Author: jadeemperor

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Post time 2006-1-11 15:54:04 |Display all floors

My opinion

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Post time 2006-1-11 16:58:00 |Display all floors
even there is a gruesome story about gaozhicheng,  does it represent the overall situation of human right in china, does the incident of racial of problem or the treat of victims of new orleans submerge  in hurrican represent the situation of american human right?

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Post time 2006-1-12 08:37:49 |Display all floors
Rodney King! Guantanamo! Rosa Parks!

Sheit happens anywhere, and we'd better look at isolated cases and refrain from drawing too generalized conclusions. Not every American cop is a savage racist who likes beating people. The same goes for other parts of the world.

A popular western slogan goes: "He who hath no sin casteth the first stone". As an atheist, I think this old christian saying has some merit and real substance.
瑞典人,活着为中国娃娃而死。汉学家、工程师、摄影师、网页设计师等等。爱好:政治、历史、科技、文化等。王菲迷。自由主义者。

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Post time 2006-1-12 09:03:22 |Display all floors
Originally posted by chrissun at 11-1-2006 07:38
We have a long way to go, but I am optimistic, human rights records are improving with  the fast  economy increase.


I'd have to disagree. After some "positive steps" a few years ago, the government has back-tracked (e.g. press closures). Really the problem is that it reserves the option to withdraw or ignore rights as soon as it is convenient. Until the people in charge stop being tempted to do that nothing will really change in that area.

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Post time 2006-1-12 10:22:06 |Display all floors

mencius,

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Post time 2006-1-12 11:23:46 |Display all floors
I second that. Western papers are normally very short-sighted about China, have a narrow and typically Western perspective, and the journalists are very often not educated about China. It is easy bashing a few of the common phenomena which are controversial, but putting it into context is much harder, and is seldom done in the West. I would say most Westerners are misinformed about China. I know I was when I came here.

The government is not a monster. The government is made up mostly of good, smart and able people with the best intentions for their fellow countrymen. There is an obvious sincerity in most of the things done. And although some of the measures taken seem illogical to a Westerner, it is the way it is done in China (for instance regarding everything about issues on "tudi", land).

The Western view on the government is a principal one, and it is based on history, experience and reality. We know for a fact that a government as an entity can become monstrous indeed, even if it consists of the best of the best of people. The Chinese usually say that Laorenjia (Chairman M.) was 70% good and 30% bad, but at the times he was bad there was no way out of the misery. In the West, this would have been corrected sooner.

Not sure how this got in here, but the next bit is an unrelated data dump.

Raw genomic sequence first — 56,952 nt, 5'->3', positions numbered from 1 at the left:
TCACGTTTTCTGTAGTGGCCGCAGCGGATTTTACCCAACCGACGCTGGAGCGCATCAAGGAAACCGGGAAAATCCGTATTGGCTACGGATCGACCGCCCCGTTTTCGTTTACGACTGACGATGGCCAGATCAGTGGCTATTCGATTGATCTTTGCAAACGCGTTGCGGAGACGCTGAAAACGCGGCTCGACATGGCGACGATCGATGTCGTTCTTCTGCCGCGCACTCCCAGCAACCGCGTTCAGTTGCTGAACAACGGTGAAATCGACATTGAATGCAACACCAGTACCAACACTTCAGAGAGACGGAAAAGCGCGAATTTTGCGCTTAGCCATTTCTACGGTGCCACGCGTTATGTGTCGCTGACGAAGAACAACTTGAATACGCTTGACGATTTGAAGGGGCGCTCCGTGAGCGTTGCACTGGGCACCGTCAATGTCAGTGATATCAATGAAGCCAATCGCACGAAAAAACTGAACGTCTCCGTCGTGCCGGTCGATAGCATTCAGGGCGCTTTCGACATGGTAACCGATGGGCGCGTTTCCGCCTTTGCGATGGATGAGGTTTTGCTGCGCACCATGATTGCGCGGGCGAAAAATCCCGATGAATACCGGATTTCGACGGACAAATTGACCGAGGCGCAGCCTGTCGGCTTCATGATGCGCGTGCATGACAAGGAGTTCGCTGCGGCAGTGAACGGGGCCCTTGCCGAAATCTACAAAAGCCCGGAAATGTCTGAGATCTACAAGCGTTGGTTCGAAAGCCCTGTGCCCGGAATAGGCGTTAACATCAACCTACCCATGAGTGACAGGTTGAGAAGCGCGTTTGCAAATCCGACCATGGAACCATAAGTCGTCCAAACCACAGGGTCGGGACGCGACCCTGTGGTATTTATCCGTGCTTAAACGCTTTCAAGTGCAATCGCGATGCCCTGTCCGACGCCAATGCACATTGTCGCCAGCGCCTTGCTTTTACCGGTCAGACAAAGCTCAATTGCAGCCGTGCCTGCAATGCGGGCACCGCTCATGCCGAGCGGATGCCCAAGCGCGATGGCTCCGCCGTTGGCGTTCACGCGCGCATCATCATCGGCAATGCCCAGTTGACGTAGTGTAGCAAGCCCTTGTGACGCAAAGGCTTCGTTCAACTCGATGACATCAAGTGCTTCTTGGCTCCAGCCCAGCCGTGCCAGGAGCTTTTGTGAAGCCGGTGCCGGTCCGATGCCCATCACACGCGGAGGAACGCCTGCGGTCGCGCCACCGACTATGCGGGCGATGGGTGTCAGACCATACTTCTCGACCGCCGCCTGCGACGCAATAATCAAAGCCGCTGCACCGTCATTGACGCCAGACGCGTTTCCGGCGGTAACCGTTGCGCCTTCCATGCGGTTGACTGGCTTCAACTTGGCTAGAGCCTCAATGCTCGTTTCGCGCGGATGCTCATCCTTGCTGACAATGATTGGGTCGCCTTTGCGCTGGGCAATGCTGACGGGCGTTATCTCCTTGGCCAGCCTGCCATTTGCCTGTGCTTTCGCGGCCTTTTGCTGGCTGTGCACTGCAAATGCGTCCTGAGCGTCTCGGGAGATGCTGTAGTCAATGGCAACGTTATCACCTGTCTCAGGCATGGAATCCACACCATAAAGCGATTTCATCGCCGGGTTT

China is sky-rocketing to the top of the world, and most things are great indeed, but there will be a day when the growth ends, when people are getting poorer rather than richer, a time of cesession or standstill. This happens everywhere. What will China do then? When that day comes, the principles of the West and those of the East will have to meet face to face. Then the Chinese government and the people face the question: Where do we go from here? How can we improve our nation further? Should we go forward or backward?

When that time comes, China will have to make the choice, I believe. The choice between being a monster or taking some very tough consequences.
瑞典人,活着为中国娃娃而死。汉学家、工程师、摄影师、网页设计师等等。爱好:政治、历史、科技、文化等。王菲迷。自由主义者。

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Post time 2006-1-12 17:46:50 |Display all floors

Reply #20 liangzai's post

The government is not a monster. The government is made up mostly of good, smart and able people with the best intentions for their fellow countrymen.

I know you will talk about good intentions when you don't know how to explain the reason for what happened or what you hear or see. People will talk about good intentions of those in the leadership. That is Chinese characteristic. If the they do not have this last resort of talking about good intentions, what could they do anyway?

In the West, they see things as they are and seek a reason and a deeper meaning for what happened, and even say that good intentions are the gateway to hell or the road to hell is paved with good intentions.

But for the ordinary Chinese, they have not much a desire for the truth, they will be satisfied with the thought that the people high above have good intentions and as long as they stay obedient and be "good" they can depend on their good intentions. That's not slavish, that is just about being Chinese, don't get it wrong.

The blissful Chinese!

[ Last edited by asmanthink at 2006-1-12 05:49 PM ]

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